ISSN (Print) - 0012-9976 | ISSN (Online) - 2349-8846

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Learning from History

The Future of Globalisation

An analysis of globalisation in a historical perspective can help us understand how the past or the present may shape the future. In so doing, this article outlines the contours of the present era of globalisation since its inception, circa 1975, to find that the successive epochs of globalisation during the second millennium came to an abrupt end because of their own consequences embedded in the process. Given this, the article seeks to focus on the present conjuncture, at the intersection of economics and politics, when globalisation is again in crisis to reflect on its future.

Globalisation is a multidimensional phenomenon that has profound implications for economies, polities, societies and cultures. Thus, globalisation means different things to different people. In the economic sphere, the word globalisation is used in two ways, which is a source of some confusion. It is used to describe a process of integration into the world economy, or to prescribe a strategy of development based on such an integration. It can be defined, simply, as an expansion of economic transactions across national boundaries, where international trade, international investment and international finance provide their cutting edge. More precisely, it can be defined as a process associated with increasing economic openness, growing economic interdependence, and deepening economic integration among countries in the world economy. This process extends beyond trade flows, investment flows and financial flows, to flows of services, technology, information, ideas and people across borders.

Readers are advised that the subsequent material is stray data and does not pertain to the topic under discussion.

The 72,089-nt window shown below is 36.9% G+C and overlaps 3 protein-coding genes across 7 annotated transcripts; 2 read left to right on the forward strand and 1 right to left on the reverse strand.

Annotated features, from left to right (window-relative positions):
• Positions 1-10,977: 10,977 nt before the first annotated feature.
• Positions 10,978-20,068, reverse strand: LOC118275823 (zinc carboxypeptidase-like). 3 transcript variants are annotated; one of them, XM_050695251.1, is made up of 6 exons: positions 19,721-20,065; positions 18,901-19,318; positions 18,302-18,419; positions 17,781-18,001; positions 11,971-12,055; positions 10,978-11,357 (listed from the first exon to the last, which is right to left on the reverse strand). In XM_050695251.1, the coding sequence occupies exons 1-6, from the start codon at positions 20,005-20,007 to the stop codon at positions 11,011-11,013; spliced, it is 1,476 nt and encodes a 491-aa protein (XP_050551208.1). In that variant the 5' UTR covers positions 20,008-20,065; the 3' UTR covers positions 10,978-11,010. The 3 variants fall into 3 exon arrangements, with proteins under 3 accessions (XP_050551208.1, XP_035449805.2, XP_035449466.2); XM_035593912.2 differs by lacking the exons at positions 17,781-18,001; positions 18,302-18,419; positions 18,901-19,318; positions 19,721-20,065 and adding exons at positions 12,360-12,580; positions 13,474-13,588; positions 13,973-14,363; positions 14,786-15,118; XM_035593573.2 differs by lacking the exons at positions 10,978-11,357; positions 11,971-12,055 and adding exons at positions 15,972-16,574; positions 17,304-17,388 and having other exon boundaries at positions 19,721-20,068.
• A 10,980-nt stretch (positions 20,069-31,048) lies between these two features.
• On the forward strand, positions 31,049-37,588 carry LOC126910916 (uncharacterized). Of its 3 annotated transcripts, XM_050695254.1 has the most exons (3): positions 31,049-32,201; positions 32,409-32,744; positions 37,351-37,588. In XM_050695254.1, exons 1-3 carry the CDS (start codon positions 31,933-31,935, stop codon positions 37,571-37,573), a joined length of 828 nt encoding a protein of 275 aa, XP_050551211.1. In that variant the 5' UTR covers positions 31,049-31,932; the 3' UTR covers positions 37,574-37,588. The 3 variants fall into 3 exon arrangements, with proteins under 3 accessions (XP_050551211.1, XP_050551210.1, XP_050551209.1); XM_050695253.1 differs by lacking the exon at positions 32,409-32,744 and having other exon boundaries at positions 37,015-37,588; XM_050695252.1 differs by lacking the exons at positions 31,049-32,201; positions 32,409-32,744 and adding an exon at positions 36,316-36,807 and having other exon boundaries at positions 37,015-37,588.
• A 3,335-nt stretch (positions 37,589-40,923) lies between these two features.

The last quarter of the 20th and the first decade of the 21st centuries witnessed a phenomenal acceleration in this process of globalisation. There is a common presumption that this world is altogether new and represents a fundamental departure from the past. But globalisation is not new. In fact, there was a similar phase of globalisation, which began around 1870 and gathered momentum until 1914, when it came to an end. A comparison of these two epochs of globalisation reveals striking parallels in many characteristics of the world economy. In some ways, the 2010s also resemble the 1910s. History does not repeat itself. Even so, there is much that we can learn from history, for there is the past in our present. Indeed, the past might also help us to explore how the future might unfold.

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Updated On : 11th Nov, 2019

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